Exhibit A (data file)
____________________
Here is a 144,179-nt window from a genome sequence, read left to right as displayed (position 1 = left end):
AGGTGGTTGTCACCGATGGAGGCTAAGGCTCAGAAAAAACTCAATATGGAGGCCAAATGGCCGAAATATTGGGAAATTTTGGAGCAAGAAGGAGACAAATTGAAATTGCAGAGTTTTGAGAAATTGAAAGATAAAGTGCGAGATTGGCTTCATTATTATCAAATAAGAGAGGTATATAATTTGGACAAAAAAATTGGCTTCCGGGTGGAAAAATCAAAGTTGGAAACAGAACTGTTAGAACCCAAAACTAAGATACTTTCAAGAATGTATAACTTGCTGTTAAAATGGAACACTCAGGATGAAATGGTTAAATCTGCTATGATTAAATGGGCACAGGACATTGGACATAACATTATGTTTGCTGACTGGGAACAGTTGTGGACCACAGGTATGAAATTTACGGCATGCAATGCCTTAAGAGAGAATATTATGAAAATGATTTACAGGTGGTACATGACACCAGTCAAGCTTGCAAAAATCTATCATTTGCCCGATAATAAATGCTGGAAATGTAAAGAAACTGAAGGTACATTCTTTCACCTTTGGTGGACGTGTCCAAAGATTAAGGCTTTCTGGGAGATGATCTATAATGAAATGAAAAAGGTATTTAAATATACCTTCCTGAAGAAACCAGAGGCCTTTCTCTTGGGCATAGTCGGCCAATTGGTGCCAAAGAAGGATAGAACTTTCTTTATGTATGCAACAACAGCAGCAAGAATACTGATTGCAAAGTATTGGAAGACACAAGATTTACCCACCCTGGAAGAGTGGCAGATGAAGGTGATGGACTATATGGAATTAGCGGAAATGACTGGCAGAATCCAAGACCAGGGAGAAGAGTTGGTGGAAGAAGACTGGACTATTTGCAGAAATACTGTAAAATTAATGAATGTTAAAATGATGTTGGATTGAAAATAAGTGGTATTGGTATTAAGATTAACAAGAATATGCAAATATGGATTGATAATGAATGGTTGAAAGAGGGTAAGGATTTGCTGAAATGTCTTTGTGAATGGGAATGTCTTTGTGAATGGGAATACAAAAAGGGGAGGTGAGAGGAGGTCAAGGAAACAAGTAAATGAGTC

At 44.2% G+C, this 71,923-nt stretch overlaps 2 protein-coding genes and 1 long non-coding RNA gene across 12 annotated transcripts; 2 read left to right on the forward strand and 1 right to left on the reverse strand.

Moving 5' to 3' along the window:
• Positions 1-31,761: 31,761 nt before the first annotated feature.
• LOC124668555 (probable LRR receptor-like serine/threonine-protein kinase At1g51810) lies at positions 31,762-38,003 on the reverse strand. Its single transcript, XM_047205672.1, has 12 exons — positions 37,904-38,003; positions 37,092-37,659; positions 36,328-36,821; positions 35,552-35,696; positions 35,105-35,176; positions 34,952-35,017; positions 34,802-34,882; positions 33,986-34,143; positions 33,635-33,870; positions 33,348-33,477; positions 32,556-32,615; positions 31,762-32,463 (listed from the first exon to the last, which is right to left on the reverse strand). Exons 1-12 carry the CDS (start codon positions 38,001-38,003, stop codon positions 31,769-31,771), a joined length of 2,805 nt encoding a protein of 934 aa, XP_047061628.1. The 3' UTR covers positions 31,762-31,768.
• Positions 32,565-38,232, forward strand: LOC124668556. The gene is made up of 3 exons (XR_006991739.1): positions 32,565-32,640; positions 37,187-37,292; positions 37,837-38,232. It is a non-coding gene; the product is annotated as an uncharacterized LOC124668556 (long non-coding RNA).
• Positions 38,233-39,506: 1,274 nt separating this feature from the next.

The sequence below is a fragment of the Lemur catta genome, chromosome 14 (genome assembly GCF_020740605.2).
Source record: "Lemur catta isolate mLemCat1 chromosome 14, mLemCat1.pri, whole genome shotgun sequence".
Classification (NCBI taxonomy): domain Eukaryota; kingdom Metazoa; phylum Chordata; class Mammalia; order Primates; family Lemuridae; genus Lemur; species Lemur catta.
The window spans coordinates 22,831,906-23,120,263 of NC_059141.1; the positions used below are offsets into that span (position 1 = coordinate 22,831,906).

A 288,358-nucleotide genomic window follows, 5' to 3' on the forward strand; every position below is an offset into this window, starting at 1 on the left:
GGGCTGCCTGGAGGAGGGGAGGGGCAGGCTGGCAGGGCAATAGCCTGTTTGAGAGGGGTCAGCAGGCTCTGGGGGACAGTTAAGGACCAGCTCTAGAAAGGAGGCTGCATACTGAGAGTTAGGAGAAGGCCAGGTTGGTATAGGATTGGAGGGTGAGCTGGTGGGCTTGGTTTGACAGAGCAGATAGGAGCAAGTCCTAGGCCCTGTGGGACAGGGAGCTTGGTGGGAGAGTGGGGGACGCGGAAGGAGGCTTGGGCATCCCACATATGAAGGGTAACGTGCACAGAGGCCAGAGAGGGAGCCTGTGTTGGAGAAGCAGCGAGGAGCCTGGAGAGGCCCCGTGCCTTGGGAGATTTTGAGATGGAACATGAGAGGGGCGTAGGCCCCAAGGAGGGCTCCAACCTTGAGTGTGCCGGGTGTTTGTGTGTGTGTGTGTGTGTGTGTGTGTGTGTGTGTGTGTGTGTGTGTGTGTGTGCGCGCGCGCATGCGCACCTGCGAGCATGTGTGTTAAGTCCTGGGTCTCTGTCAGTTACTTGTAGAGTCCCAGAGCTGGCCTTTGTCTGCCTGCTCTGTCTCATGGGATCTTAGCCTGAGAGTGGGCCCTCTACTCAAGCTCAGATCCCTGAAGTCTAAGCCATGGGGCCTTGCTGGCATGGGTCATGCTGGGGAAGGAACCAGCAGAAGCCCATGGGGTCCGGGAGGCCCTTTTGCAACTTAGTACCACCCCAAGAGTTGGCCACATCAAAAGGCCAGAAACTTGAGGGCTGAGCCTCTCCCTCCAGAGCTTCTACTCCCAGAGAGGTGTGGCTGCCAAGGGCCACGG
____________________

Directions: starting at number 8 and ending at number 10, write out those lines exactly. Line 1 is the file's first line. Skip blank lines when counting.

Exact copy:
• Positions 38,233-39,506: 1,274 nt separating this feature from the next.

The sequence below is a fragment of the Lemur catta genome, chromosome 14 (genome assembly GCF_020740605.2).
Source record: "Lemur catta isolate mLemCat1 chromosome 14, mLemCat1.pri, whole genome shotgun sequence".